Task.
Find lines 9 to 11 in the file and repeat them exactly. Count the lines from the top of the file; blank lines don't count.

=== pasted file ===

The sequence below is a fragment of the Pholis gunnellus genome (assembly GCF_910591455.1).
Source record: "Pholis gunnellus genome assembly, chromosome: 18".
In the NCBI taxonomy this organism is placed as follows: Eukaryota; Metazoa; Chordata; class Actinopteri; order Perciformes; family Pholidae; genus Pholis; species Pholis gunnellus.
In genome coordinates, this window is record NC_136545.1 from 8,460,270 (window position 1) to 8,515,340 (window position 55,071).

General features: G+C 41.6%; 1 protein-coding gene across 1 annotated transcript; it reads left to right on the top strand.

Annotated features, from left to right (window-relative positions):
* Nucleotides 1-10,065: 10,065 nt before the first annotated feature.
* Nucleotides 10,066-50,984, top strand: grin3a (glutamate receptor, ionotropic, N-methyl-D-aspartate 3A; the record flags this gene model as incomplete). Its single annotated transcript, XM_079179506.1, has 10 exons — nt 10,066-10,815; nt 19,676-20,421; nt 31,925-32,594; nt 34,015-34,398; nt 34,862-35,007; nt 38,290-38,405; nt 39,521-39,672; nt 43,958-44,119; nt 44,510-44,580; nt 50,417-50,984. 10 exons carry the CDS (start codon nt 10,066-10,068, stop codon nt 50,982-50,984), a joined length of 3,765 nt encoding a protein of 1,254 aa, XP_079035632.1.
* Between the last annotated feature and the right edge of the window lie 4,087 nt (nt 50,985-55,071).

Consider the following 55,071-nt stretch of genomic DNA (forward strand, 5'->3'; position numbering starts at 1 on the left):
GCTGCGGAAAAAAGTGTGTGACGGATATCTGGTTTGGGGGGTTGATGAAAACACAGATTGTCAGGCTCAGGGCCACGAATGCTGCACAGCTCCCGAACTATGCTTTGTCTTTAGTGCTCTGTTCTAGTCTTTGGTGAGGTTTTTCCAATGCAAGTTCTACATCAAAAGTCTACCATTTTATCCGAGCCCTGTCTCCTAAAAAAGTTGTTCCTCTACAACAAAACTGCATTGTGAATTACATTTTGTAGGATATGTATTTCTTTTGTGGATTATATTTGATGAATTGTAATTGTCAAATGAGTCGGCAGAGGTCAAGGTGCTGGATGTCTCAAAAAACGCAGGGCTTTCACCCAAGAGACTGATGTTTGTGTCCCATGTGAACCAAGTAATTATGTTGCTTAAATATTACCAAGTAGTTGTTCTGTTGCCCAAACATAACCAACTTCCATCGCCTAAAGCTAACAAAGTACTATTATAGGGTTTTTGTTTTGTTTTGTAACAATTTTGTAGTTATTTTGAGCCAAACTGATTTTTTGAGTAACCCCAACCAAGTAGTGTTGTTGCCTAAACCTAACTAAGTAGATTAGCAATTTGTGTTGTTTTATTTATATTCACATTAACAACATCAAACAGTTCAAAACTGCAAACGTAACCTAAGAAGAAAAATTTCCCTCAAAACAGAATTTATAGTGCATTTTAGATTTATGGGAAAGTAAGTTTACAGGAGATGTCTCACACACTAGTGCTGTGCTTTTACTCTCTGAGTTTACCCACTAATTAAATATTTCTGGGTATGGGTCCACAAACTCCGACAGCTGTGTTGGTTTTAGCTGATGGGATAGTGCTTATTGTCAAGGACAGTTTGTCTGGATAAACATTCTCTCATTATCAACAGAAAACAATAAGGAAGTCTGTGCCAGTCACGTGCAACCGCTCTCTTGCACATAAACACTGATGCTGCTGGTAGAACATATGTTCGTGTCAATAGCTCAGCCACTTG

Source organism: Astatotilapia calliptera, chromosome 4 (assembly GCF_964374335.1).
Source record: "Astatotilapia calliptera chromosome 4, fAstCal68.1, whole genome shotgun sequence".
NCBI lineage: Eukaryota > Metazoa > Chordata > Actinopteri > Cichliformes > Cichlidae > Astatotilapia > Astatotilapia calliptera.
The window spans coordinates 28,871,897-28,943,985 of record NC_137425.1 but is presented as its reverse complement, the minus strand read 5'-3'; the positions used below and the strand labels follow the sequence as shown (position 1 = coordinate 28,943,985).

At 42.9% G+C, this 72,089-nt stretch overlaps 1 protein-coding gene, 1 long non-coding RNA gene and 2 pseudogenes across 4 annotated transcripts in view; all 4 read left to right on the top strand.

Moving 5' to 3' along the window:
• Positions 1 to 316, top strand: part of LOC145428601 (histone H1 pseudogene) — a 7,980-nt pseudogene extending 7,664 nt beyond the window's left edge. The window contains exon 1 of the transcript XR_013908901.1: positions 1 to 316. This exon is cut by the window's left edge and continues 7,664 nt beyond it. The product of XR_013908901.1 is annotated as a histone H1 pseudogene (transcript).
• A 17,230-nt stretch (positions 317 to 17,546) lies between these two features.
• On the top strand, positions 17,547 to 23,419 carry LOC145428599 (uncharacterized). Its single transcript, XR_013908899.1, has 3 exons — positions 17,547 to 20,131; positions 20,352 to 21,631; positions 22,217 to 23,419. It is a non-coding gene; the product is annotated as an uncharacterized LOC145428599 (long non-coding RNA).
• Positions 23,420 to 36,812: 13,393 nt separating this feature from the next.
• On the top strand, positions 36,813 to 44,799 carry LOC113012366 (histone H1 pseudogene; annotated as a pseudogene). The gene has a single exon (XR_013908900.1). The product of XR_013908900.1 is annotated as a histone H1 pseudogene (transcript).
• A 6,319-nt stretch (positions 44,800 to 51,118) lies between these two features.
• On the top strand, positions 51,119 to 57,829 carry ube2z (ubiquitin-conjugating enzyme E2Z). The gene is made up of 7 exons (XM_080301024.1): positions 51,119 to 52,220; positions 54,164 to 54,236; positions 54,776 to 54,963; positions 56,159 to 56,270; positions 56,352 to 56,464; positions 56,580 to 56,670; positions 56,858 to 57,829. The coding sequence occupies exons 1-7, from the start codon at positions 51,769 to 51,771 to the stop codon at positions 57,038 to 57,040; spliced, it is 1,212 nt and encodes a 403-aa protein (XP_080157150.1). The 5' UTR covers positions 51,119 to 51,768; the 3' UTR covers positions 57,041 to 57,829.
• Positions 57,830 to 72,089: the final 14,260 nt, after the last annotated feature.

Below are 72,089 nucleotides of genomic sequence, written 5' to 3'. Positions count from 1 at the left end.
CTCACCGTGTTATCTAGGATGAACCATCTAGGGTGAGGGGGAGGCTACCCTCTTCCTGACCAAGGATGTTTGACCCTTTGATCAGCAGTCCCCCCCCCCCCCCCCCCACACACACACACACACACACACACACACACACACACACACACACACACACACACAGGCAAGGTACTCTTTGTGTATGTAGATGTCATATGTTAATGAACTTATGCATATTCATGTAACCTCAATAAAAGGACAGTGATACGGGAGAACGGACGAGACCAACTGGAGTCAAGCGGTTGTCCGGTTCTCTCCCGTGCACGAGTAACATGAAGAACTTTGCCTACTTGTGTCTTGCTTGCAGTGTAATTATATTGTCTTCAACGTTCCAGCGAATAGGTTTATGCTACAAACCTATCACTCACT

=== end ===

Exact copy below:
* Between the last annotated feature and the right edge of the window lie 4,087 nt (nt 50,985-55,071).

Consider the following 55,071-nt stretch of genomic DNA (forward strand, 5'->3'; position numbering starts at 1 on the left):
GCTGCGGAAAAAAGTGTGTGACGGATATCTGGTTTGGGGGGTTGATGAAAACACAGATTGTCAGGCTCAGGGCCACGAATGCTGCACAGCTCCCGAACTATGCTTTGTCTTTAGTGCTCTGTTCTAGTCTTTGGTGAGGTTTTTCCAATGCAAGTTCTACATCAAAAGTCTACCATTTTATCCGAGCCCTGTCTCCTAAAAAAGTTGTTCCTCTACAACAAAACTGCATTGTGAATTACATTTTGTAGGATATGTATTTCTTTTGTGGATTATATTTGATGAATTGTAATTGTCAAATGAGTCGGCAGAGGTCAAGGTGCTGGATGTCTCAAAAAACGCAGGGCTTTCACCCAAGAGACTGATGTTTGTGTCCCATGTGAACCAAGTAATTATGTTGCTTAAATATTACCAAGTAGTTGTTCTGTTGCCCAAACATAACCAACTTCCATCGCCTAAAGCTAACAAAGTACTATTATAGGGTTTTTGTTTTGTTTTGTAACAATTTTGTAGTTATTTTGAGCCAAACTGATTTTTTGAGTAACCCCAACCAAGTAGTGTTGTTGCCTAAACCTAACTAAGTAGATTAGCAATTTGTGTTGTTTTATTTATATTCACATTAACAACATCAAACAGTTCAAAACTGCAAACGTAACCTAAGAAGAAAAATTTCCCTCAAAACAGAATTTATAGTGCATTTTAGATTTATGGGAAAGTAAGTTTACAGGAGATGTCTCACACACTAGTGCTGTGCTTTTACTCTCTGAGTTTACCCACTAATTAAATATTTCTGGGTATGGGTCCACAAACTCCGACAGCTGTGTTGGTTTTAGCTGATGGGATAGTGCTTATTGTCAAGGACAGTTTGTCTGGATAAACATTCTCTCATTATCAACAGAAAACAATAAGGAAGTCTGTGCCAGTCACGTGCAACCGCTCTCTTGCACATAAACACTGATGCTGCTGGTAGAACATATGTTCGTGTCAATAGCTCAGCCACTTG